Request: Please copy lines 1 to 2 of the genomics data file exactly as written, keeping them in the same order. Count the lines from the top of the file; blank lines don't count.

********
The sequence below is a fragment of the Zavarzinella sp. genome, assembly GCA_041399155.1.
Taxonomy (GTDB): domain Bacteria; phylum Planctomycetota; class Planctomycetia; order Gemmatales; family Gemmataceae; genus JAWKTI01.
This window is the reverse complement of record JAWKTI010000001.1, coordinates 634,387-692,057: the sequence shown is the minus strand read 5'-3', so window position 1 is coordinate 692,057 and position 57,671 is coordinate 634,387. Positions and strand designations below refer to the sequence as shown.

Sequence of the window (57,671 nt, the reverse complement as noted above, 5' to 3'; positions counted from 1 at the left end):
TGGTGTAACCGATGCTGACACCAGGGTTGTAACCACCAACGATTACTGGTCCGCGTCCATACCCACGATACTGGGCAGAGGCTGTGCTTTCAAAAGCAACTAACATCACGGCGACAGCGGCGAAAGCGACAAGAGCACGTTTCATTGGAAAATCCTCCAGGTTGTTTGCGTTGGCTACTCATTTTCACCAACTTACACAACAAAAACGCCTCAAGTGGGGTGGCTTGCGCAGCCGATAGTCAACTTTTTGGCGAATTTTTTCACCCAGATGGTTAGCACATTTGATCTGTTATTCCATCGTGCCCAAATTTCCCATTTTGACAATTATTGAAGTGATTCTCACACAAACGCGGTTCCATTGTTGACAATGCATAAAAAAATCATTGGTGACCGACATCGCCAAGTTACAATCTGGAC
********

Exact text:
The sequence below is a fragment of the Zavarzinella sp. genome, assembly GCA_041399155.1.
Taxonomy (GTDB): domain Bacteria; phylum Planctomycetota; class Planctomycetia; order Gemmatales; family Gemmataceae; genus JAWKTI01.